For example, a vendor providing a service to another business may stipulate that if the business does not pay its bills, the vendor can add the cost of debt collection to the principal debt. For example, imagine that a business owes a vendor $1,000 in unpaid bills. The vendor hires a collection agency to recover the debt at a 30% contingency fee. If the agency successfully collects, the business would have to pay $1,300—$1,000 in principle and $300 in fees, or penalties.

Note that this clause must be included in the original contract between the creditor and the debtor. A creditor can not simply decide to hold the debtor responsible for collection fees if the debtor did not agree to it ahead of time.

When deciding whether or not to include such a clause in your contracts, start by considering risk: 

What is your risk tolerance?

There is risk involved in doing business. Mitigating risk comes with trade-offs. If you are not willing to take the risk of an account going to collections, you will have to be more selective about who you do business with. Potential customers, clients, and partners may feel threatened by a clause that holds them accountable for collection fees. Ask yourself whether you are more concerned about turning away business or about having to pay collection fees.

How much do you trust the debtor?

You may want to have separate agreements—one that includes the clause and one that does not. When dealing with customers or clients that you trust, whether you have a long history of doing business or they have a strong reputation, you may not need the clause as a hedge against risk. When working with riskier debtors, you can include the clause.

Ultimately it comes down to risk tolerance and trust. Think carefully about who you are doing business with and how you want to manage your relationships.


How much can collection agencies legally charge?

There is no limit to what collection agencies can charge the creditor, but competitive contingency rates range between 15–50% depending on the agency and specific debt situation.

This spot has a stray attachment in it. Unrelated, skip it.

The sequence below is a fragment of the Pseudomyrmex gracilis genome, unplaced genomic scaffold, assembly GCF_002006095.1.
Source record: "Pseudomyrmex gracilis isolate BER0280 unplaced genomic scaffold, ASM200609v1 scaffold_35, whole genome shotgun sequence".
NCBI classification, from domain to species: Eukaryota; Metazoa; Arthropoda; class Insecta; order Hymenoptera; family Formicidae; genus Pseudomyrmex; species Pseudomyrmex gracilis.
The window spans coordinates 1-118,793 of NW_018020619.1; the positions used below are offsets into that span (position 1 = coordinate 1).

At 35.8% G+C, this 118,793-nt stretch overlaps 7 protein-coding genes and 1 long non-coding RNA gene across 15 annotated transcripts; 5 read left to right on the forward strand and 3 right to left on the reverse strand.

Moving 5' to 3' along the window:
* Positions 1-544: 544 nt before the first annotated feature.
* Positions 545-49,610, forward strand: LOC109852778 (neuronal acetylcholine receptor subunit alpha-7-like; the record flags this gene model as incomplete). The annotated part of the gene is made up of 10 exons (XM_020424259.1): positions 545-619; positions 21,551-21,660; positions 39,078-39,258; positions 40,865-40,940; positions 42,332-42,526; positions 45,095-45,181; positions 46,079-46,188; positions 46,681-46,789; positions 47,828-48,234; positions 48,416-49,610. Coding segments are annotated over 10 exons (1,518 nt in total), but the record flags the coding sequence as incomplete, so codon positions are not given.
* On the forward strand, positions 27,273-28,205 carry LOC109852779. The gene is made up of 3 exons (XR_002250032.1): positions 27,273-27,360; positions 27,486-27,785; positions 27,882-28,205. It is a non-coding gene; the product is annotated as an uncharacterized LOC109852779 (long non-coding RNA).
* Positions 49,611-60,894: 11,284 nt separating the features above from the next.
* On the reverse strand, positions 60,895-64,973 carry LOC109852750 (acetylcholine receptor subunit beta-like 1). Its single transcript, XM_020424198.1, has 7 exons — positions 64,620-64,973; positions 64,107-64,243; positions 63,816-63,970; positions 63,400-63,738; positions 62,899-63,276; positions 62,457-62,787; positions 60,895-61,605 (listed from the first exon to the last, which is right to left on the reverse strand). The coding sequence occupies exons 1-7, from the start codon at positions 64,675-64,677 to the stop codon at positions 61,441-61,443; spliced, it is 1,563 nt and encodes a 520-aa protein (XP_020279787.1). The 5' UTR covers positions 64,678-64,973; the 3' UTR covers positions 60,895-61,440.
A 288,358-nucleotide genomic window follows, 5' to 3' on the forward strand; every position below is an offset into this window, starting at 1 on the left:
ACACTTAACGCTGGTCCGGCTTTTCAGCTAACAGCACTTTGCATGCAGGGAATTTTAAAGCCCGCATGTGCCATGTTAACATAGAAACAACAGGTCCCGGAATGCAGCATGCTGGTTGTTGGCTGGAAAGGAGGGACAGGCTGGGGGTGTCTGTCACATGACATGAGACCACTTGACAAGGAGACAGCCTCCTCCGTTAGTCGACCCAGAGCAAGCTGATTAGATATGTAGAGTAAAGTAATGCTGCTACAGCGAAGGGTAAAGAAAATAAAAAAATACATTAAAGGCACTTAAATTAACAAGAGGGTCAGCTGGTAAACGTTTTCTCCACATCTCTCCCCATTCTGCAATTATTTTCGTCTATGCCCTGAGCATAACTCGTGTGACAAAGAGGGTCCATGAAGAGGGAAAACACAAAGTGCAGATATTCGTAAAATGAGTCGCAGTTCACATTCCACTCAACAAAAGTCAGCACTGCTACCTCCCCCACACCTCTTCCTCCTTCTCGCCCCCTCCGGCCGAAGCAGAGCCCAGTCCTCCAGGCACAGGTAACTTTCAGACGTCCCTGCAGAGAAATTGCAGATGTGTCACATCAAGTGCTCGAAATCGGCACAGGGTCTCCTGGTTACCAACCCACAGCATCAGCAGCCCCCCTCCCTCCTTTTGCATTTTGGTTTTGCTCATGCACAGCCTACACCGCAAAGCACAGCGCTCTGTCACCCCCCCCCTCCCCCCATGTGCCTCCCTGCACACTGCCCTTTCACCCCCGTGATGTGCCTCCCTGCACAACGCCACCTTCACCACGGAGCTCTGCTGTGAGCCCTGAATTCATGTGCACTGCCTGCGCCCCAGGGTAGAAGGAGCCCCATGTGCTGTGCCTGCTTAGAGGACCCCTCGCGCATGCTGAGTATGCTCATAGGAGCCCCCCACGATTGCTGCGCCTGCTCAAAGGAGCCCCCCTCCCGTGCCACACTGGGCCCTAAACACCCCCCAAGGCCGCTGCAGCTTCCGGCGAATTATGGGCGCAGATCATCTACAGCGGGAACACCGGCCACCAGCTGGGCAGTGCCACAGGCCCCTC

However, there is a limit to how much the creditor can assess the debtor in interest and penalties above the principal amount of the debt. For example, a creditor would typically not be able to charge a debtor $1,000 in fees for a $100 debt. This is relevant in the case that the creditor included a clause in the contract stipulating that the debtor is responsible for fees, as discussed above. The interest rate on late or missing payments is often included in the contract. If it is not, each state has its own limit on the percentage of interest that can be charged.

What happens when a debt collection agency collects?

When a collection agency successfully recovers your debt, you should expect a clearance process that may take some time. Repayment is not immediate—if the agency gets paid today, you will not get repaid tomorrow. When the agency sends payment, they will also send a statement of their work.

If the collection agency does not successfully collect, or if you’re not happy with them, you can always go to another collection agency. This is called a second-placement debt, and this is not very attractive to collection agencies because they are more difficult to collect. Some agencies won’t even take second placements. Because of this, you should hire the best collection agency you can find on your first attempt to have the best chance of collection.

Conclusion

You should now have a strong understanding of how collection agencies charge which you can use to set your expectations for what it will cost to send a bill to collections. Cost is just one of many factors when it comes to finding a great debt collection agency. You also want to find an agency that will work with you and has the right tools for your specific debt situation.

If someone owes you money, get a free collection quote with Empire Credit and Collection today! You will not pay us a dime until we get you paid, guaranteed.